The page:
Origin of Pityriasis Amiantacea:
Pityriasis Amiantacea is inflammatory in nature. It comes from the seborrheic and psoriasis dermatitis spectrum. Experts are of the view that this condition is a result of the exaggerated response of the body to a primary condition of the scalp. Earlier studies have suggested that there is a possibility that Pityriasis Amiantacea may have originated from lichen planus, pyogenic infection and superficial fungal. In most of the cases, it has been witnessed that fungus has a close relation to this condition.
Exposure of Pityriasis Amiantacea and its diagnosis:
This condition has low exposure among females. It is mostly observed among, young adults, children, and adolescents. The diagnosis is done clinically. A specialist might prescribe dermoscopy to rule out other conditions of the scalp. If the result is positive, the scaling will reveal a diffused yellowish or whitish pattern. While the condition is local, it has all the possibilities to spread to other hairy parts of the body. Some experts are of the view that Pityriasis Amiantacea has a close association with temporary alopecia. While histopathology is not prescribed by most doctors, however, biopsy of the scalp is suggested in many cases.
There are four types of protein contact dermatitis: animal, proteolytic enzymes, plant, and flour. The risk factors for this include protein allergens, atopy, and chronic dermatitis. There have been several theories proposed for protein contact dermatitis. Many Scientists are of the view that this occurs due to type 1 hypersensitivity.
Some are of the view that this results from type 1 and type 4 hypersensitivity reactions. Many also believe that this results due to a mediated immunoglobulin E hypersensitivity reaction. All the above three theories have been backed by enough proofs to support the model. No particular sexual or racial predilection is known for this infection. People can get affected with protein contact dermatitis at any age.
Proteins responsible for protein contact dermatitis:
There are four segments of proteins that can result in protein contact dermatitis.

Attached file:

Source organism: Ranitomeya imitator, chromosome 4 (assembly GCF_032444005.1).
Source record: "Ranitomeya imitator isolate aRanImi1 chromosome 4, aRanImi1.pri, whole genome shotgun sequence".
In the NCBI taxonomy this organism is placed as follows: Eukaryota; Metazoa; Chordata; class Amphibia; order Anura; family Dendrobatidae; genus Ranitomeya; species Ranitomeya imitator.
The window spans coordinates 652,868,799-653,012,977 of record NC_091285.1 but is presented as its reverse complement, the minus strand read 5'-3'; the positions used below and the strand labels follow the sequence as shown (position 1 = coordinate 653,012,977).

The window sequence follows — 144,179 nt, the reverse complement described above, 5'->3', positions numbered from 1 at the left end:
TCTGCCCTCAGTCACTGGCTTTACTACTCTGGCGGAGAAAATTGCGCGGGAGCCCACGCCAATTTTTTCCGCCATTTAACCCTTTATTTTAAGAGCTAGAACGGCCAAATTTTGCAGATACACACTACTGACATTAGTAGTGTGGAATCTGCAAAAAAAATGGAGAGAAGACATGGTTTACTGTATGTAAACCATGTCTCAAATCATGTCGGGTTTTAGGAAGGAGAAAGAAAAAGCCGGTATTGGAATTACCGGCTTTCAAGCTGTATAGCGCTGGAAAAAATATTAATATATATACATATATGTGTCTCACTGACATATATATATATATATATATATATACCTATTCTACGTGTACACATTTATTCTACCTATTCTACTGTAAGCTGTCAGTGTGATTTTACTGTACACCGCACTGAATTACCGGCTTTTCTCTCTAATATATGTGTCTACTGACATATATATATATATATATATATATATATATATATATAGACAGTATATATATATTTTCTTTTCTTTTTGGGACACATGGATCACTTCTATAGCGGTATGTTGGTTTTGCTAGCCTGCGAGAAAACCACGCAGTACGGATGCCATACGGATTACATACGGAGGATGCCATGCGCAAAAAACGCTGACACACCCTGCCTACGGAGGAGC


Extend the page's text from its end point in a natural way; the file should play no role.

Symptoms and diagnosis:
Protein contact dermatitis shows symptoms such as lichenification, erythematous papules, and dermatitis affecting the forearms. At times the fingertips get affected too. A doctor might prescribe a patch test followed by prick and scratch test. Other tests involve a fungal test, open application testing, radioallergosorbent testing, image studies, and biopsy.
The key to avoiding protein contact dermatitis is to stay away from the protein causing the disease. For short-term reliefs, a doctor can prescribe corticosteroids and antihistamines. A patient might have to get admitted to a hospital if the severity level of the disease is so much that the patient is suffering from gastrointestinal distress and angioedema. Medication involves oral dosage of antihistamines and clobetasol propionate.
Govt bans 344 drugs, including phensedyl, corex
Sr. No. Product name (irrational fdc)
1 aceclofenac + paracetamol + rabeprazole
2 nimesulide + diclofenac
3 nimesulide + cetirizine + caffeine
4 nimesulide + tizanidine
5 paracetamol + cetirizine + caffeine
6 diclofenac + tramadol + chlorzoxazone
7 dicyclomine + paracetamol + domperidone
8 nimesulide + paracetamol
9 paracetamol + phenylephrine + caffeine
10 diclofenac+ tramadol + paracetamol
11 diclofenac + paracetamol + chlorzoxazone + famotidine
12 naproxen + paracetamol
13 nimesulide + serratiopeptidase
14 paracetamol + diclofenac + famotidine
15 nimesulide + pifofenone + fenpiverinium + benzyl alcohol
16 omeprazole + paracetamol + diclofenac